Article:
Some people learn new subject matter most efficiently when they see visual cues or read written material about it. Others learn better or faster through listening. People in this latter category are sometimes called auditory learners. Their strength in the auditory modality may allow them to succeed in tasks which involve responding to verbal instructions or auditory cues.
It is useful to know the preferred learning style of children who have special needs so that they have greater opportunity to succeed when approached with new information. Children who display ﬁner abilities in the auditory modality are already more at ease taking in information while listening. They may be particularly good candidates for music therapy.
When there is responsiveness to sound or music
It is not necessary to have musical ability or experience to beneﬁt from music therapy. However, people who enjoy music may be predisposed to use it as therapy.
Some people are exposed to a song once or a few times, and are able to recall the words. They may be able to precisely hum a melody they heard recently. They are particularly responsive to music. Sometimes, children who show little awareness of their environment demonstrate a propensity towards musical expression. They may hear jingles on radio or television and sing them back although they are unable to articulate simple speech. At the other end of the life cycle, older adults with dementia may perform music, demonstrating a preserved ability even when they are disoriented in time and place. These individuals are demonstrating through this behavior that music provides a channel to reach them and to develop their hidden potential.
When there is limited cognitive capacity
Individuals who have limited cognitive ability may be restricted in the type of therapies from which they beneﬁt. Music therapy is ideal for people who ﬁnd verbal therapy unproductive or who cannot participate in therapies which require higher brain function. Some musical experiences activate neural pathways which are distinct from those which are excited during intellectual activity. These experiences generate spontaneous behavior which can then be recognized, shaped, and modiﬁed, when appropriate. This is particularly important in children with pervasive developmental disorders and adults with dementia.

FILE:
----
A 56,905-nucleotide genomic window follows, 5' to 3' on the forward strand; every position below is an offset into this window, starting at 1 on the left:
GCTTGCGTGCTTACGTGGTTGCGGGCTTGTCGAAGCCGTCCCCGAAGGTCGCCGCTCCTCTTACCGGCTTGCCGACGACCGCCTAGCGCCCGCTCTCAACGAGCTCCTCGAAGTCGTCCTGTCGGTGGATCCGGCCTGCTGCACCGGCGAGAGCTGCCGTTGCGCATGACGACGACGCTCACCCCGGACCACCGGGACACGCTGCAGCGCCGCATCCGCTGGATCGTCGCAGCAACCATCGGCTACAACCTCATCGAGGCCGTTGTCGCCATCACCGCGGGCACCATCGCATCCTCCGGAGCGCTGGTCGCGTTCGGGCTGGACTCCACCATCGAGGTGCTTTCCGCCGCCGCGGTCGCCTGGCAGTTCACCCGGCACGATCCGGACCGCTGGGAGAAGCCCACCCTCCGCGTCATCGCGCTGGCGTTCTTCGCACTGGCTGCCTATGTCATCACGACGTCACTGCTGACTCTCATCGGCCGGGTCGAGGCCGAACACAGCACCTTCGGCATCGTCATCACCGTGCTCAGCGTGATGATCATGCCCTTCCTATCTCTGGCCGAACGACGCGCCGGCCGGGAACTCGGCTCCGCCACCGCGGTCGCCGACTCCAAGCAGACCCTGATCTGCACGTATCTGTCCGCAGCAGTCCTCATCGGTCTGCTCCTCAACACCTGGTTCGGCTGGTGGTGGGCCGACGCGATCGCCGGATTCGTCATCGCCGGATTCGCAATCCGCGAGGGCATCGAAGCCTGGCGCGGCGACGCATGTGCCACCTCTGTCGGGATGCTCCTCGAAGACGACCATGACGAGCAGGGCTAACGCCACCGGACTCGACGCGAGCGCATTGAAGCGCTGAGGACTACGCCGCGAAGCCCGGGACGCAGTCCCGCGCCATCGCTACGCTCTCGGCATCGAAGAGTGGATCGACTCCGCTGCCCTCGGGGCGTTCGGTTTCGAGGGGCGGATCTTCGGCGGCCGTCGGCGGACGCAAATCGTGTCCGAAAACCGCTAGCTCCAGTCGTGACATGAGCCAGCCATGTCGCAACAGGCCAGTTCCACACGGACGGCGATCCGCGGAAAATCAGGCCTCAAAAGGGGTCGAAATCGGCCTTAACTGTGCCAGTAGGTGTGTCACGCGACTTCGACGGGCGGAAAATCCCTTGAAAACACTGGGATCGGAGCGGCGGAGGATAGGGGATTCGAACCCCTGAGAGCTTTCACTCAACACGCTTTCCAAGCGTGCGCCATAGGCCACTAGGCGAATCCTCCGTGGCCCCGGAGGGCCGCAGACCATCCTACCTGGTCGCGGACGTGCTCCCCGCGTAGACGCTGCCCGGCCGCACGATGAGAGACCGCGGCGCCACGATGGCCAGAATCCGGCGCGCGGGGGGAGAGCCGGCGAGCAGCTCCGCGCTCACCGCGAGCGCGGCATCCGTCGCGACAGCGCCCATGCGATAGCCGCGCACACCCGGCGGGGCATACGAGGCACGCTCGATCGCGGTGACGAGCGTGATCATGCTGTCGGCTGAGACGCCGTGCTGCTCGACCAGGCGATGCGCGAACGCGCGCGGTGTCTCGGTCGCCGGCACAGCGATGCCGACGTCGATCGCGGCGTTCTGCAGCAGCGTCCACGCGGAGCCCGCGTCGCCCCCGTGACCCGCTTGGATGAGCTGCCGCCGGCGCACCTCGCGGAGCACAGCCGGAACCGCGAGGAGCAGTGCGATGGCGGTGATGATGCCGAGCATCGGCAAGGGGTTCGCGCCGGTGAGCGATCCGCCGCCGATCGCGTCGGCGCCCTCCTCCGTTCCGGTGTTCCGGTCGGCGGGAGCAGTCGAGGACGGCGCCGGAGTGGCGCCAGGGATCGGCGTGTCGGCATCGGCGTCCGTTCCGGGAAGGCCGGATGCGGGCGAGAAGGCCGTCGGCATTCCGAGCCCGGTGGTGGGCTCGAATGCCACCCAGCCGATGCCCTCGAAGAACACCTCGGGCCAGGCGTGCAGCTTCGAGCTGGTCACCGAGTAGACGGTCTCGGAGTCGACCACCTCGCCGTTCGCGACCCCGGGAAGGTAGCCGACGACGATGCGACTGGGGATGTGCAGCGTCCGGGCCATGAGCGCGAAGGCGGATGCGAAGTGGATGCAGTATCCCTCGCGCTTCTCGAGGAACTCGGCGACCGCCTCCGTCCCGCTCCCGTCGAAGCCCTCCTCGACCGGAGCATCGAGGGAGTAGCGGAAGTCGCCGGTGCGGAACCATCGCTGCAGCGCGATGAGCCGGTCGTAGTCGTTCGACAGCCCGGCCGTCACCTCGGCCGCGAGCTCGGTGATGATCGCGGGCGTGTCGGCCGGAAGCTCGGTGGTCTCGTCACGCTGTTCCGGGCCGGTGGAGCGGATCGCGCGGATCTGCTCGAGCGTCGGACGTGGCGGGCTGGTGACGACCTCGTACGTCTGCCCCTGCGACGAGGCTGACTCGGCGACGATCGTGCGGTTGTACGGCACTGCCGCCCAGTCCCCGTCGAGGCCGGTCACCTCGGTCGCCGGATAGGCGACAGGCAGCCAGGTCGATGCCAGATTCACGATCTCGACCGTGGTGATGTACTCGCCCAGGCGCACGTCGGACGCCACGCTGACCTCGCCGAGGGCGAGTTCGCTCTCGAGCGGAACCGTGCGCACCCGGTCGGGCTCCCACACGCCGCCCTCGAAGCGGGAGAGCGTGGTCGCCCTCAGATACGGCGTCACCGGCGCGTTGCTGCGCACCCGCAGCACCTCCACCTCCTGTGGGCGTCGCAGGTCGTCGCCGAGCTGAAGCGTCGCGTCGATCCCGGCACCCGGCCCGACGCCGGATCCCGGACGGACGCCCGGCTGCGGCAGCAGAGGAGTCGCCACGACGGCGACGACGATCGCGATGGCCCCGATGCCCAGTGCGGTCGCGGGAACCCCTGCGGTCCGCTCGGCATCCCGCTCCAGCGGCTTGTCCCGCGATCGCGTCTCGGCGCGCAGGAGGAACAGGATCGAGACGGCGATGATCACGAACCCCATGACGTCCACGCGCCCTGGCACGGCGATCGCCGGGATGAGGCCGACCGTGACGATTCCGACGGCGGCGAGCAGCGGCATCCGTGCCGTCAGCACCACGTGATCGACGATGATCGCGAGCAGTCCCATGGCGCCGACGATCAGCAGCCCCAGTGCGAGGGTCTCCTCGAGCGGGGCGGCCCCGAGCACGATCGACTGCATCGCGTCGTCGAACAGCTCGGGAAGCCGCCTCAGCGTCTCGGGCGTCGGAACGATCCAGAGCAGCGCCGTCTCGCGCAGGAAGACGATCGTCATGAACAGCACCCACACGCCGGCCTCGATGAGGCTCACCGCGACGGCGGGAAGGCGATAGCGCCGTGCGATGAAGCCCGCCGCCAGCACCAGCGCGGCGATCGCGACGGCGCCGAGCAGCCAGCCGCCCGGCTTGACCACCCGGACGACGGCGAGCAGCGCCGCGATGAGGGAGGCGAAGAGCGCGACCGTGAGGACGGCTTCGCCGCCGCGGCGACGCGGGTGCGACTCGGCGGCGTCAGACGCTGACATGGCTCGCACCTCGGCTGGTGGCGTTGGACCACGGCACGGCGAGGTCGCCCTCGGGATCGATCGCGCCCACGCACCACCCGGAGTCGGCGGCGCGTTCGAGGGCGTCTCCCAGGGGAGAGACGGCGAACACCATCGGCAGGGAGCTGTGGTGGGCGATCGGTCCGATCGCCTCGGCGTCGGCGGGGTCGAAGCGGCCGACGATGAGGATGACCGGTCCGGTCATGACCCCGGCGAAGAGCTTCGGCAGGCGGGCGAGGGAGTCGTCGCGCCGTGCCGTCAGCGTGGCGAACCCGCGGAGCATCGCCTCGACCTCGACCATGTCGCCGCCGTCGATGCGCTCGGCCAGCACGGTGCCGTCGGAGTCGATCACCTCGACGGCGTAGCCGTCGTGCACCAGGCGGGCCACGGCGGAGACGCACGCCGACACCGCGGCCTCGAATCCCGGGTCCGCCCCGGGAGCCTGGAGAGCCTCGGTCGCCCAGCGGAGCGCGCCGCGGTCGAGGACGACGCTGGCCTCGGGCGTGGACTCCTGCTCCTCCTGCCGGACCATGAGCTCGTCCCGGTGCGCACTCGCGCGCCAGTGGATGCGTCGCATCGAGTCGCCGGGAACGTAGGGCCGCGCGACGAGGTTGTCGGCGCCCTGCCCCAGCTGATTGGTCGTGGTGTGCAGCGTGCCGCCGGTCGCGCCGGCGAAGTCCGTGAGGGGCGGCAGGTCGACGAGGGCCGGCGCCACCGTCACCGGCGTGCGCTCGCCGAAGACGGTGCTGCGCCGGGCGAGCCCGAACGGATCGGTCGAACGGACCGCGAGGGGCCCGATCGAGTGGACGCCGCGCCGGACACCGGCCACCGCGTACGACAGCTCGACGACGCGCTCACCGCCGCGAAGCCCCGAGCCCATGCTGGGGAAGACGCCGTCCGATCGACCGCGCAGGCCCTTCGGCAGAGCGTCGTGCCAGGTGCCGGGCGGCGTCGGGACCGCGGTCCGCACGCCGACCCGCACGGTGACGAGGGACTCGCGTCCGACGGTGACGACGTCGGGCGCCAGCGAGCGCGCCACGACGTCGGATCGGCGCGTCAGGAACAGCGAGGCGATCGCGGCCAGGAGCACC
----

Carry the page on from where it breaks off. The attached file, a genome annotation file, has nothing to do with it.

When compliance is a problem
Many music therapy techniques have an element of fun attached to them. Most people who attend music therapy enjoy it while they reap other beneﬁts. Because it applies methods which focus on the personʼs abilities and preferences, compliance is easy.
When there is difﬁculty communicating or expressing thoughts, feelings, or ideas
Music therapy is indicated for individuals who cannot express themselves freely. Music offers alternative ways of communicating by augmenting a personʼs repertory of expressive skills. In music therapy, people learn new ways of making themselves heard through music. They can respond in their own unique way, without concern of being judged right or wrong. For the individual whose emotional capacity is limited, music therapy taps into a world of feelings which may be accessed immediately and unconditionally.
The points above are not meant to be an exhaustive list but a starting point or guide for parents or caregivers wondering if their child could benefit from music therapy. I am always happy to answer questions, so if you are wondering if this service might be right for your child, you can reach me at firstname.lastname@example.org or 469-443-6224. Also be sure to sign up for the Sound Starts Newletter below to stay in touch and receive updates, free songs, and other exciting resources!
Til Next Time,